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Tag Archives: Buggles

Buggles For Sale

Wanting something cheap that wouldn’t blow my paltry allowance of eMusic downloads in one fell swoop, I ended up picking the 1980 LP The Age Of Plastic by The Buggles. You know, the “Video Killed The Radio Star” group? “Video” achieved infamy by being the first song played on MTV, of course, and it’s stayed in circulation on seemingly every ’80s music compilation ever released (most recently on the Take Me Home Tonight soundtrack). A goofy, nostalgic song whose stellar lyrics and production elevate it from novelty status:

If there was ever an album that is overshadowed by its one hit, The Plastic Age is it. The album feels like a meditation on humankind’s relationship with technology, done with a bit of theatrical flair. Since the songs use mostly analog instruments and has a decided lack of nervous edge, I would hesitate to call The Age Of Plastic a “New Wave” album — mostly it reminds me of what ABBA was doing around the same time. “Elstree” is probably the most ABBA-esque tune they did, a wistful tale told from the perspective of a former employee at the U.K.’s famed Estree Studios:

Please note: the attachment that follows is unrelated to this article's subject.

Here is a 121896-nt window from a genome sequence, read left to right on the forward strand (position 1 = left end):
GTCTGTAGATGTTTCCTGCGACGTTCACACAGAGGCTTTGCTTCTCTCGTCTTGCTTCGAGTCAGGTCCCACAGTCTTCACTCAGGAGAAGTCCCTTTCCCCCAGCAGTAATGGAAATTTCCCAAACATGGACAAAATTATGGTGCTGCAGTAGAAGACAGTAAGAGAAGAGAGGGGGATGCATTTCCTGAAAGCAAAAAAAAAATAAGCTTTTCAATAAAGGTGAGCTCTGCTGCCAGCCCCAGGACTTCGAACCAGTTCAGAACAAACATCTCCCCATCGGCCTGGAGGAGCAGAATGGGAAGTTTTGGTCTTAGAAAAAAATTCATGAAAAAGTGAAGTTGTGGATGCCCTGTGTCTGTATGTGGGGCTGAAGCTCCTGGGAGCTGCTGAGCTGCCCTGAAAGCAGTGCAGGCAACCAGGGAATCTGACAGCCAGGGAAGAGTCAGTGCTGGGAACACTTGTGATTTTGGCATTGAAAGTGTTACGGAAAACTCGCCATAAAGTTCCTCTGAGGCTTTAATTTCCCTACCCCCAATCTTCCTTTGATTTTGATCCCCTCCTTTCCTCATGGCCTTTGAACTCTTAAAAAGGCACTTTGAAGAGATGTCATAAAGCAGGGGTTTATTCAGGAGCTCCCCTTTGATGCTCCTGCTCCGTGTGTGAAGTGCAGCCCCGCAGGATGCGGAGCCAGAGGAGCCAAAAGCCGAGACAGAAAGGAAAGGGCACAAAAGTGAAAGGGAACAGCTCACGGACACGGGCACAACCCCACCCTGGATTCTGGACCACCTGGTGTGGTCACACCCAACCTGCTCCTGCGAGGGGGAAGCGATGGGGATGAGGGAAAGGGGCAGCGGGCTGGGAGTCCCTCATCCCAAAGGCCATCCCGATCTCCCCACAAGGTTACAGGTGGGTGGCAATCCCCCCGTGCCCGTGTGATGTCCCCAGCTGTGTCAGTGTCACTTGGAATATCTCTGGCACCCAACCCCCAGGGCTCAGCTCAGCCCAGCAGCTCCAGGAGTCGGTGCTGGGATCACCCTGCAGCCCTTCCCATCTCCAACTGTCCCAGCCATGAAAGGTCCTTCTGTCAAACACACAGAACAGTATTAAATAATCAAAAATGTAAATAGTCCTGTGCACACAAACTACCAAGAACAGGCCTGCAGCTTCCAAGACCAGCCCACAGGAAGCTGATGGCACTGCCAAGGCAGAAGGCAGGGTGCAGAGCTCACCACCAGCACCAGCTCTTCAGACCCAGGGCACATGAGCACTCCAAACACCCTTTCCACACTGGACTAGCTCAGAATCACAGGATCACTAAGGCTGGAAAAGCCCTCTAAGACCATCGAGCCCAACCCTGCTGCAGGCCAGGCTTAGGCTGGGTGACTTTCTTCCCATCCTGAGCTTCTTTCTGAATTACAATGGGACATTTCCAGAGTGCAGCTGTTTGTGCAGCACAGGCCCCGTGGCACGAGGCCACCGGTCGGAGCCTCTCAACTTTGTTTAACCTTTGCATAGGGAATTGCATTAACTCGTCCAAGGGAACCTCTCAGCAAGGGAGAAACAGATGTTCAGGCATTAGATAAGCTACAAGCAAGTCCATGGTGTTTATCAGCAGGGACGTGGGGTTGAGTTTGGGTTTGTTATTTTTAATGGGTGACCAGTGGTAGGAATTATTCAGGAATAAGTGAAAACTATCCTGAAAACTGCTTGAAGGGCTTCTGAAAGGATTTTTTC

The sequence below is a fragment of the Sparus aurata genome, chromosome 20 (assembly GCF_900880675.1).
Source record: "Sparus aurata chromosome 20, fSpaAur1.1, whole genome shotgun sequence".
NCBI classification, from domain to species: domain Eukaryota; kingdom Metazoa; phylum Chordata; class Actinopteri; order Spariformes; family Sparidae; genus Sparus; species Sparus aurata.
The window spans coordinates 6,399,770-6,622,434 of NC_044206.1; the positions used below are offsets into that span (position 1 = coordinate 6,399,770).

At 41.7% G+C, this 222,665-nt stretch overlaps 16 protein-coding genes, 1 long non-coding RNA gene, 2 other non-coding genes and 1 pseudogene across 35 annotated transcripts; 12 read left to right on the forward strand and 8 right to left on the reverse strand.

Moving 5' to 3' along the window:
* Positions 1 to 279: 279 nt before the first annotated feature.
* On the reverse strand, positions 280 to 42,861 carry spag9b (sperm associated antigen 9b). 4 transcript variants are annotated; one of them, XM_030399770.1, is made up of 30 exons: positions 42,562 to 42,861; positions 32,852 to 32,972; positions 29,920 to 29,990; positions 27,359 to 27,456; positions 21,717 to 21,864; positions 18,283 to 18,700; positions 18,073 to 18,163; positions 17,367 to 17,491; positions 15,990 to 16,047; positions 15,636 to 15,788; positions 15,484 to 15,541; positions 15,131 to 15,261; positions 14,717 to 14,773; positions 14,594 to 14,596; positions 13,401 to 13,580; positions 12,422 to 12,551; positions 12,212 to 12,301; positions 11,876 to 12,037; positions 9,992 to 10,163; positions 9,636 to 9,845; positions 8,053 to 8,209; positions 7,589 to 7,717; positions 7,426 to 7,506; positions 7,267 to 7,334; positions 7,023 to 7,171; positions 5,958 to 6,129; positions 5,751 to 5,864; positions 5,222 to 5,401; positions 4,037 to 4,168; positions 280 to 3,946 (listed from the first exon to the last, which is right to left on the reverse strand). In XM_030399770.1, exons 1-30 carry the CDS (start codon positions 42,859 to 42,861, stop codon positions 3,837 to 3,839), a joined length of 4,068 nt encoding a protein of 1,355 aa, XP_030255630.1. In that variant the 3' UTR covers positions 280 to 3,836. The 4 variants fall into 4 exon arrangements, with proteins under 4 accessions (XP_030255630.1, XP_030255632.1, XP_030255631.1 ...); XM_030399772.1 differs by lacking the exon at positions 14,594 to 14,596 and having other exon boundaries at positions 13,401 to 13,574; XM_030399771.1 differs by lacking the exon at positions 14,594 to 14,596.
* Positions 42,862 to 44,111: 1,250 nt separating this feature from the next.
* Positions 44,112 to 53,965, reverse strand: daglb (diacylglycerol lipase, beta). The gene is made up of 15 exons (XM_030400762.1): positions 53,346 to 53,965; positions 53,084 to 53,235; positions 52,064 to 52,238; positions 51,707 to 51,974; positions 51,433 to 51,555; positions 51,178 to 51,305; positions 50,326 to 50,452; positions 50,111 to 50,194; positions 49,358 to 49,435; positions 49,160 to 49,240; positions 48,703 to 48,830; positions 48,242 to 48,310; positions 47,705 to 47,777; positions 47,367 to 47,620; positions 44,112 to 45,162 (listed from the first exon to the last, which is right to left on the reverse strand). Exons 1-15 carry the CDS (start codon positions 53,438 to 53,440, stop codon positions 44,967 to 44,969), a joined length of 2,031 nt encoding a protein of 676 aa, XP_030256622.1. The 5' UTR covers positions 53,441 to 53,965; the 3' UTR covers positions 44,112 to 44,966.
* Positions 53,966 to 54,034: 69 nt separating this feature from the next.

The Buggles’ story has a typical ending. Following The Age Of Plastic, members Geoff Downes and Trevor Horn were recruited into supergroup Yes for one album, 1980’s Drama. The two then worked on a follow-up, 1981’s Adventures In Modern Recording, with Downes leaving midway through production on the ultimately hitless project. The album is an interesting experiment, more prog-rockish and with the kind of grandiose production that would echo in Horn’s later work with Seal, Pet Shop Boys, Rod Stewart and others. The Buggles’ sound still resonates throughout the years, most affectionately with Daft Punk’s “Digital Love” from their Discovery (2001) album: